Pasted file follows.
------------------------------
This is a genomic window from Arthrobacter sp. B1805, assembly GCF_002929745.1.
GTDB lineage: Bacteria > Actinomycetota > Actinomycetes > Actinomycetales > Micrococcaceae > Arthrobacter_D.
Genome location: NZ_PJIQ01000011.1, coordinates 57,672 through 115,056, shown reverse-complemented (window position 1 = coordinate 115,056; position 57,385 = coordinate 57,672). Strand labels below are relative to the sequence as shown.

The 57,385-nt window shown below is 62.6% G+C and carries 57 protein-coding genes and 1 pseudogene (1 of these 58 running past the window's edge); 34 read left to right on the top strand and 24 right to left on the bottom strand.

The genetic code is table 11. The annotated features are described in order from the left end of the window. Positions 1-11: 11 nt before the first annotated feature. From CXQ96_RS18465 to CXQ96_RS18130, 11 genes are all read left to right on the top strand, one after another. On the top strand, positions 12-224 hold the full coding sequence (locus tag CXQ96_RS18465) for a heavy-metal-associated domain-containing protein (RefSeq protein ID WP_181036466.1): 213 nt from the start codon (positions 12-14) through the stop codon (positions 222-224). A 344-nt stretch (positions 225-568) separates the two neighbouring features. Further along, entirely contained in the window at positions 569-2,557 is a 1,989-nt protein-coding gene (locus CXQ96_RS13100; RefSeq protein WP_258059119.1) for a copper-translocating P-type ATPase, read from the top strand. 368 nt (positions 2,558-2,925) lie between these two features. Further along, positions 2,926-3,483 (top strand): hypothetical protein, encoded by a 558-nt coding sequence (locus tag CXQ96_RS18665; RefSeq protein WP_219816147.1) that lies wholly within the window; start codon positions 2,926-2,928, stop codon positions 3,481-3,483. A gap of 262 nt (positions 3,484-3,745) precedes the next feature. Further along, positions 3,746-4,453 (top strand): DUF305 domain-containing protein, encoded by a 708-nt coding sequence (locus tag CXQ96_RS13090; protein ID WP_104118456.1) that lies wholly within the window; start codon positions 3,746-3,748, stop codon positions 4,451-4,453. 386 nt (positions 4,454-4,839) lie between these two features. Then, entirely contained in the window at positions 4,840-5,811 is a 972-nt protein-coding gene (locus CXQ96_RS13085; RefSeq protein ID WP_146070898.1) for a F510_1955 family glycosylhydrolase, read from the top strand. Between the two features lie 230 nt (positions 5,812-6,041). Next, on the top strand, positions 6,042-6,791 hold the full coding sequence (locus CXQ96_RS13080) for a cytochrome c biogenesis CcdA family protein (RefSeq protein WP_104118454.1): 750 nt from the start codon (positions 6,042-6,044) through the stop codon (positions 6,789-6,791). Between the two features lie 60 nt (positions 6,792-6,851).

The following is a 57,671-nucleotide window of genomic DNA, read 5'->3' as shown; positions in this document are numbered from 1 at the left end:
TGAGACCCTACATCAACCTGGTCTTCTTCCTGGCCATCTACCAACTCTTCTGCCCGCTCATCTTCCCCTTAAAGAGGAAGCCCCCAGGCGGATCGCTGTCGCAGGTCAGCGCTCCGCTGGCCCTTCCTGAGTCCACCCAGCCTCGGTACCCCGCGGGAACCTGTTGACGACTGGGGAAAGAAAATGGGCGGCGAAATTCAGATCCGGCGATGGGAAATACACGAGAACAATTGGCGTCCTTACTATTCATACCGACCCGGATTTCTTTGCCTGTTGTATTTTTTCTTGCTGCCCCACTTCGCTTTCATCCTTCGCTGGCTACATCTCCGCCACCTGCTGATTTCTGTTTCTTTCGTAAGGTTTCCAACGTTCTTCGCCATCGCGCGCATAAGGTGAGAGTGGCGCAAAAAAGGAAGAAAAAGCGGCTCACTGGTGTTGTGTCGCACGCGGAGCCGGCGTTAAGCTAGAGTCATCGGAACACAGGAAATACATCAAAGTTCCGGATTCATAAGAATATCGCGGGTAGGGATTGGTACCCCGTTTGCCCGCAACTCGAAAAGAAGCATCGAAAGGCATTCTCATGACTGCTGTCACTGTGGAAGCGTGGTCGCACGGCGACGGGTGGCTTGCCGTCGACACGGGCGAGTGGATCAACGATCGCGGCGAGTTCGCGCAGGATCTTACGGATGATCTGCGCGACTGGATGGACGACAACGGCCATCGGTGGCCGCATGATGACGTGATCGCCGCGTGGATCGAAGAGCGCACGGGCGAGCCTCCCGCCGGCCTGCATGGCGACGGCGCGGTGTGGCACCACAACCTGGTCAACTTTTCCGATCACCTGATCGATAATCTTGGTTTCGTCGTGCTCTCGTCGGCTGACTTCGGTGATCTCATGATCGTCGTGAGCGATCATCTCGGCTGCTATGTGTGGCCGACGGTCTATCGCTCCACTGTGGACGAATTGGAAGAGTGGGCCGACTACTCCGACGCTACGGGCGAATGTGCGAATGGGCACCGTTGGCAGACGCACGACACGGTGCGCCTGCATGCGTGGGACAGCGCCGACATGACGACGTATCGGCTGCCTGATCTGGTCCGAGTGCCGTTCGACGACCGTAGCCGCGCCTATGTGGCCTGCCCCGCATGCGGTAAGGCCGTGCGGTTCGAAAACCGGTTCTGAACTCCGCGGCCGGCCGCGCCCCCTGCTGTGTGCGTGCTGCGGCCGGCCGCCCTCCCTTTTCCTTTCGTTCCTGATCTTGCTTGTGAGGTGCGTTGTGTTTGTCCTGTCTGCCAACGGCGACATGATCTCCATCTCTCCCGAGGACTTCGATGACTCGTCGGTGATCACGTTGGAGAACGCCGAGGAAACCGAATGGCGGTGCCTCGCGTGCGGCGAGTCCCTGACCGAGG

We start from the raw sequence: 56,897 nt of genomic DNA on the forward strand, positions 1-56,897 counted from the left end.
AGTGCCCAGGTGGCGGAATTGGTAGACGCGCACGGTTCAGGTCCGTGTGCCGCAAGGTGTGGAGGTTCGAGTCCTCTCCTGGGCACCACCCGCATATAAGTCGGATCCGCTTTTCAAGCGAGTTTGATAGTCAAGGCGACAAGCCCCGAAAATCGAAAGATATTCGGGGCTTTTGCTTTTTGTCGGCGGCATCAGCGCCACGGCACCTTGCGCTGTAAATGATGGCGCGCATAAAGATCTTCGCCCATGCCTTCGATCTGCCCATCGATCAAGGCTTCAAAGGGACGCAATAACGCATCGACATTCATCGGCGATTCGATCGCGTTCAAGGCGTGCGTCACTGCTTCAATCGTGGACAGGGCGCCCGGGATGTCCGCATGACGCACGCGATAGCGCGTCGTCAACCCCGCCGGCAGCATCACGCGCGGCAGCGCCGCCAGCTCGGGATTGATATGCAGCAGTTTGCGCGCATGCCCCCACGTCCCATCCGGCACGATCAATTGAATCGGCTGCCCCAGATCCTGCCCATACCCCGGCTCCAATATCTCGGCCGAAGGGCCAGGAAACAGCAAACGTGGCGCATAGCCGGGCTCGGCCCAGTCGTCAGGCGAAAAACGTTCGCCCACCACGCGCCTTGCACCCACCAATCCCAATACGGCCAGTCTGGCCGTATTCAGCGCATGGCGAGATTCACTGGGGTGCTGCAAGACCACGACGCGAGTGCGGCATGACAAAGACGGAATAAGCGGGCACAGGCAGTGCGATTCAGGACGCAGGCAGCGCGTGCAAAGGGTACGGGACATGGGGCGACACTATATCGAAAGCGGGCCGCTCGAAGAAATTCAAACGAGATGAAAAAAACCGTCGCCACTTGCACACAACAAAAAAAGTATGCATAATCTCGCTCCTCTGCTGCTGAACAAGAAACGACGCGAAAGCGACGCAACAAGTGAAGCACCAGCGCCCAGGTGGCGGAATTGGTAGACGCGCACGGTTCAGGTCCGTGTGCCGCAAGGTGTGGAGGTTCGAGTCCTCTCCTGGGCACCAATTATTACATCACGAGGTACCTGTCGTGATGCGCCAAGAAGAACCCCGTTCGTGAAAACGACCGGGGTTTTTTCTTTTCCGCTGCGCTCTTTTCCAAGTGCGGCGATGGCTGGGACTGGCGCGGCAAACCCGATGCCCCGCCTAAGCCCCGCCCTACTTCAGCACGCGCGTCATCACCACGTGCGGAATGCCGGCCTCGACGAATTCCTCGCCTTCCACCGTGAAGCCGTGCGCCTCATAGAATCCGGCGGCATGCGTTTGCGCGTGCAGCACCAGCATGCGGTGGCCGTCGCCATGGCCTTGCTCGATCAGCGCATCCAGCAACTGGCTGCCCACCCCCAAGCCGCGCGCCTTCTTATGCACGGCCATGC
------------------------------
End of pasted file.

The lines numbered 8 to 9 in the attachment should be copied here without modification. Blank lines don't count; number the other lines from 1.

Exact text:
We start from the raw sequence: 56,897 nt of genomic DNA on the forward strand, positions 1-56,897 counted from the left end.
AGTGCCCAGGTGGCGGAATTGGTAGACGCGCACGGTTCAGGTCCGTGTGCCGCAAGGTGTGGAGGTTCGAGTCCTCTCCTGGGCACCACCCGCATATAAGTCGGATCCGCTTTTCAAGCGAGTTTGATAGTCAAGGCGACAAGCCCCGAAAATCGAAAGATATTCGGGGCTTTTGCTTTTTGTCGGCGGCATCAGCGCCACGGCACCTTGCGCTGTAAATGATGGCGCGCATAAAGATCTTCGCCCATGCCTTCGATCTGCCCATCGATCAAGGCTTCAAAGGGACGCAATAACGCATCGACATTCATCGGCGATTCGATCGCGTTCAAGGCGTGCGTCACTGCTTCAATCGTGGACAGGGCGCCCGGGATGTCCGCATGACGCACGCGATAGCGCGTCGTCAACCCCGCCGGCAGCATCACGCGCGGCAGCGCCGCCAGCTCGGGATTGATATGCAGCAGTTTGCGCGCATGCCCCCACGTCCCATCCGGCACGATCAATTGAATCGGCTGCCCCAGATCCTGCCCATACCCCGGCTCCAATATCTCGGCCGAAGGGCCAGGAAACAGCAAACGTGGCGCATAGCCGGGCTCGGCCCAGTCGTCAGGCGAAAAACGTTCGCCCACCACGCGCCTTGCACCCACCAATCCCAATACGGCCAGTCTGGCCGTATTCAGCGCATGGCGAGATTCACTGGGGTGCTGCAAGACCACGACGCGAGTGCGGCATGACAAAGACGGAATAAGCGGGCACAGGCAGTGCGATTCAGGACGCAGGCAGCGCGTGCAAAGGGTACGGGACATGGGGCGACACTATATCGAAAGCGGGCCGCTCGAAGAAATTCAAACGAGATGAAAAAAACCGTCGCCACTTGCACACAACAAAAAAAGTATGCATAATCTCGCTCCTCTGCTGCTGAACAAGAAACGACGCGAAAGCGACGCAACAAGTGAAGCACCAGCGCCCAGGTGGCGGAATTGGTAGACGCGCACGGTTCAGGTCCGTGTGCCGCAAGGTGTGGAGGTTCGAGTCCTCTCCTGGGCACCAATTATTACATCACGAGGTACCTGTCGTGATGCGCCAAGAAGAACCCCGTTCGTGAAAACGACCGGGGTTTTTTCTTTTCCGCTGCGCTCTTTTCCAAGTGCGGCGATGGCTGGGACTGGCGCGGCAAACCCGATGCCCCGCCTAAGCCCCGCCCTACTTCAGCACGCGCGTCATCACCACGTGCGGAATGCCGGCCTCGACGAATTCCTCGCCTTCCACCGTGAAGCCGTGCGCCTCATAGAATCCGGCGGCATGCGTTTGCGCGTGCAGCACCAGCATGCGGTGGCCGTCGCCATGGCCTTGCTCGATCAGCGCATCCAGCAACTGGCTGCCCACCCCCAAGCCGCGCGCCTTCTTATGCACGGCCATGC